Trial attorneys mounted an ardent defense Tuesday of Florida Supreme Court rulings blamed by business interests for threatening an increase in workers’ compensation insurance premiums of nearly 20 percent.
Mark Touby, a Coral Gables attorney who helped persuade the justices to eliminate a limit on attorney fees in workers’ compensation cases, insisted during a public hearing that claimants wouldn’t need to hire lawyers if insurance companies played fair.
“The carriers are the ones making these decisions. They wrongfully denied benefits — that’s what it’s about,” Touby said.
Touby was among the lawyers and business leaders who spoke during the hearing in Tallahassee chaired by state Office of Insurance Regulation chief David Altmaier. Business interests represented included Wal-Mart Stores Inc. and the Florida Chamber of Commerce.
The National Council on Compensation Insurance, which reviews premium levels on behalf of most Florida insurance companies, has proposed increasing rates by 19.6 percent effective on Oct. 1.
The council placed most of the blame on two state Supreme Court rulings — Castellanos v. Next Door Co., Touby’s case; and Westphal v. City of St. Petersburg, which struck down a limit on temporary total disability benefits. The council blamed Castellanos for 15 percent of its proposed rate hike.
Insurers face an additional $1 billion in liabilities not reflected in existing insurance rates, according to the council — a tab certain to be passed along to employers.
Jay Rosen, an actuary for the council who helped calculate the proposed increase, said rates in Florida had declined by approximately 25 percent relative to other Southeastern states after the Legislature approved a 2003 reform package that included the caps at issue on Tuesday.
Claude Revels Jr. agreed that the 2003 reforms removed an incentive for employees to litigate, helping to stabilize the workers’ compensation system. He retired in January after 31 years as benefits administration director for JM Family Enterprises Inc., Florida’s second largest private company.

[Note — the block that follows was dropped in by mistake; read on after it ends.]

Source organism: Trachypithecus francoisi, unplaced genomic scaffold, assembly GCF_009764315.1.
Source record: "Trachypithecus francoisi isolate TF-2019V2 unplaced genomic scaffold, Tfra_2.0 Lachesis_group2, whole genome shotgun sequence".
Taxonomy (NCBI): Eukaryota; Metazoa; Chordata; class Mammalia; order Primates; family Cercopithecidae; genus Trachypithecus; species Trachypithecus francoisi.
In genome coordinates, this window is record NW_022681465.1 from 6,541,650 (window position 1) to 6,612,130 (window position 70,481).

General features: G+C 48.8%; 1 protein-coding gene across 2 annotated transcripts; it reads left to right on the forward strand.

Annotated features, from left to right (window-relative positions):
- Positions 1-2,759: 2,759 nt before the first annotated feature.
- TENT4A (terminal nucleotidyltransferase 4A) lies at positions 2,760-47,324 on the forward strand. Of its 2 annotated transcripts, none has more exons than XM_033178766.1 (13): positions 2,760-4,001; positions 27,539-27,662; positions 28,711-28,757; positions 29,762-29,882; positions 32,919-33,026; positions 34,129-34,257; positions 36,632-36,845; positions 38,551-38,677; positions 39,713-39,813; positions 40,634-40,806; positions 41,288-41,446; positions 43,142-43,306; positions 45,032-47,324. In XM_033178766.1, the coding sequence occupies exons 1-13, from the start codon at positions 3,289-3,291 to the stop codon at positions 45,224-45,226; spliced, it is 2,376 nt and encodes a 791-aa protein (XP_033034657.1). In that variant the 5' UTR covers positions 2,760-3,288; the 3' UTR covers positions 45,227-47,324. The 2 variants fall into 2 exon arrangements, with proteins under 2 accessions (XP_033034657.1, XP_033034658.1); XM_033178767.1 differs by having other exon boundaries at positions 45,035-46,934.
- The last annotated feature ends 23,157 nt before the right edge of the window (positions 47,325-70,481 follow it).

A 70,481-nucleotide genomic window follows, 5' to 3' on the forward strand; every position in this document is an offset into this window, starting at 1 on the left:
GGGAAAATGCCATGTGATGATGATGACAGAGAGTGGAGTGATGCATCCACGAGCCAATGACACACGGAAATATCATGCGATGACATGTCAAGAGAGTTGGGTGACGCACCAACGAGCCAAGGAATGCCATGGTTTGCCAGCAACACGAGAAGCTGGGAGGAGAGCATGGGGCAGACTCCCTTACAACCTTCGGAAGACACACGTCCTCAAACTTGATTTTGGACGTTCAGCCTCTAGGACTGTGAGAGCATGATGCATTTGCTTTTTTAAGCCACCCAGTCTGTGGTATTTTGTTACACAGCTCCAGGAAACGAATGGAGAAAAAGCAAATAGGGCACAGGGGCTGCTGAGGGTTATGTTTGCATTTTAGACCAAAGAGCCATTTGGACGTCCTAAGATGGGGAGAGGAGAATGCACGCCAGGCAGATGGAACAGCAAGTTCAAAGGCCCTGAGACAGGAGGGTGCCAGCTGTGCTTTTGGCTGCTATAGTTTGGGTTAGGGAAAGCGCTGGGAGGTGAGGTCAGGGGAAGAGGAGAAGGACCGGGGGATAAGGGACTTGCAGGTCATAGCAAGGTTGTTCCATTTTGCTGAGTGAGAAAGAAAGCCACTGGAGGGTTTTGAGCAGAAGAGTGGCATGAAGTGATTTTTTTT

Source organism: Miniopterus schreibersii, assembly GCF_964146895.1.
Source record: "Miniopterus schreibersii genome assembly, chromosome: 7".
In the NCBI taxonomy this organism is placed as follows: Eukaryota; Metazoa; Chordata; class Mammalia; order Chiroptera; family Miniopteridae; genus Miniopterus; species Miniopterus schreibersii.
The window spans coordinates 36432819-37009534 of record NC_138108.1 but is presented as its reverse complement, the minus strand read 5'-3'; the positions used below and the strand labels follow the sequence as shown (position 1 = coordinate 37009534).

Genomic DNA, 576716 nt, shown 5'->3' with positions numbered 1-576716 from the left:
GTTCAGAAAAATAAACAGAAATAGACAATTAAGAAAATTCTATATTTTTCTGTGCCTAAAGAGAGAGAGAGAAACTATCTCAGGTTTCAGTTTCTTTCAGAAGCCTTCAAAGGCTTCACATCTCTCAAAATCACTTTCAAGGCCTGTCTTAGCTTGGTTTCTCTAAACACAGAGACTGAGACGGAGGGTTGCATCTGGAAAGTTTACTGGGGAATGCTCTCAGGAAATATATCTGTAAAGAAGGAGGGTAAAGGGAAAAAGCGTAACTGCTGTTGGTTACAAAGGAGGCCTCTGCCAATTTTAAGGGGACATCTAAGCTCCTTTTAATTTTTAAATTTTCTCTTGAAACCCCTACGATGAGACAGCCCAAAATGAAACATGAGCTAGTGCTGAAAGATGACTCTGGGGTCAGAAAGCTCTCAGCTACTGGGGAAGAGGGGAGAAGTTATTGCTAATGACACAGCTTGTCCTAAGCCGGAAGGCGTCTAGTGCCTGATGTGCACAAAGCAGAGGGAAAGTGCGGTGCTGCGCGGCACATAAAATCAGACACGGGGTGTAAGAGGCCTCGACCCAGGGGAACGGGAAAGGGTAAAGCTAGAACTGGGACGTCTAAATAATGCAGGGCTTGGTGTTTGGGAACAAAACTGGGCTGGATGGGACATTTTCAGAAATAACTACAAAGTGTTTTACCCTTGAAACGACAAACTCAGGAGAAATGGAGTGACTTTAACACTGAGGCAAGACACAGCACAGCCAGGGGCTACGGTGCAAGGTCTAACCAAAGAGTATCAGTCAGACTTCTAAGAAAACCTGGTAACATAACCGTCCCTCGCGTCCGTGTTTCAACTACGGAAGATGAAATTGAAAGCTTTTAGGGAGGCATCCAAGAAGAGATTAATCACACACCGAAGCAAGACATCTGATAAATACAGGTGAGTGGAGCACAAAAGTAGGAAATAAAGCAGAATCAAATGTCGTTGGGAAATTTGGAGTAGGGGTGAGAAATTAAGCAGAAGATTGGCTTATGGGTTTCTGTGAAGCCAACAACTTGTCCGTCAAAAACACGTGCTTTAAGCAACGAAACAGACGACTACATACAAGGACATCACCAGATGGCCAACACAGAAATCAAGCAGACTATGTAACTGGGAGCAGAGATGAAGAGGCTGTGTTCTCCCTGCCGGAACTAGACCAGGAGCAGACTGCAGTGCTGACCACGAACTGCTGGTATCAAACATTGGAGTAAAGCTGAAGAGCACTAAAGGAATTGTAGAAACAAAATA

After the reforms took effect, Revels said, “petitions went down. Our costs went down. Depositions reduced. Physicians’ conferences went down. Everything that we had that was an impact on the system began to lower itself.”
He feared the court’s rulings could unravel other elements of the reforms. The high court, Revels said, “basically has picked us up and moved us from 2016 to pre-2003. We’re back to the future.”
Not so, said Richard Chait, chairman of the workers’ compensation section of the Florida Justice Association. “We’re not going back to the future. We’re not returning to the OK Coral of pre-2003,” he said.
Rather, Castellanos eliminated an incentive for insurers to deny valid claims, he continued.
“What Castellanos is going to do is serve as a great equalizer,” Chait said. “What we’re seeing is that cases that have been entrenched in litigation are now resolving. That cases that have claims pending are being processed before 30 days — or even better, no petitions for benefits are needed.”
Touby said the insurer in his client’s case “spent over $10,000 in their own attorney fees to deny Mr. Castellanos $800 in benefits. That’s not a good business decision. That’s not something that should get passed on to the employers in Florida. It shouldn’t get put back into the rates.”
A number of critics questioned why the council didn’t account for a lack of any appreciable uptick in litigation in the eight months between a 2008 court ruling liberalizing attorney fees and its reversal by the Legislature. Lori Lovgren, who manages legislative and regulatory affairs for the council, said it appeared that litigators held off at that time on the assumption the Legislature would undo the court action — which indeed it did. Including such data, she said, might prove misleading.
Steve Alexander, an actuary representing Florida Workers Advocates, said the lack of those and other data rendered the council’s proposal unsound. “I see no need to rush to judgment,” he said. “It’s my opinion that the [insurance office] should not agree with any increase in rates related to Castellano until a full and complete disclosure has been made.”
Transparency is the subject of a legal challenge to the proposed increases filed last week in Miami-Dade County Circuit Court.
That case hinges on whether Florida’s open-records and open-meetings laws apply when the council estimates rates for the state insurance office.
Touby underscored the point.
“Both businesses and the communities they serve and the employees they employ deserve a process where the insurance companies are accountable,” he said. “Where all the calculation is done in the sunshine so that we can see rather than the veiled, fuzzy math and unsubstantiated math that’s unfortunately being presented.”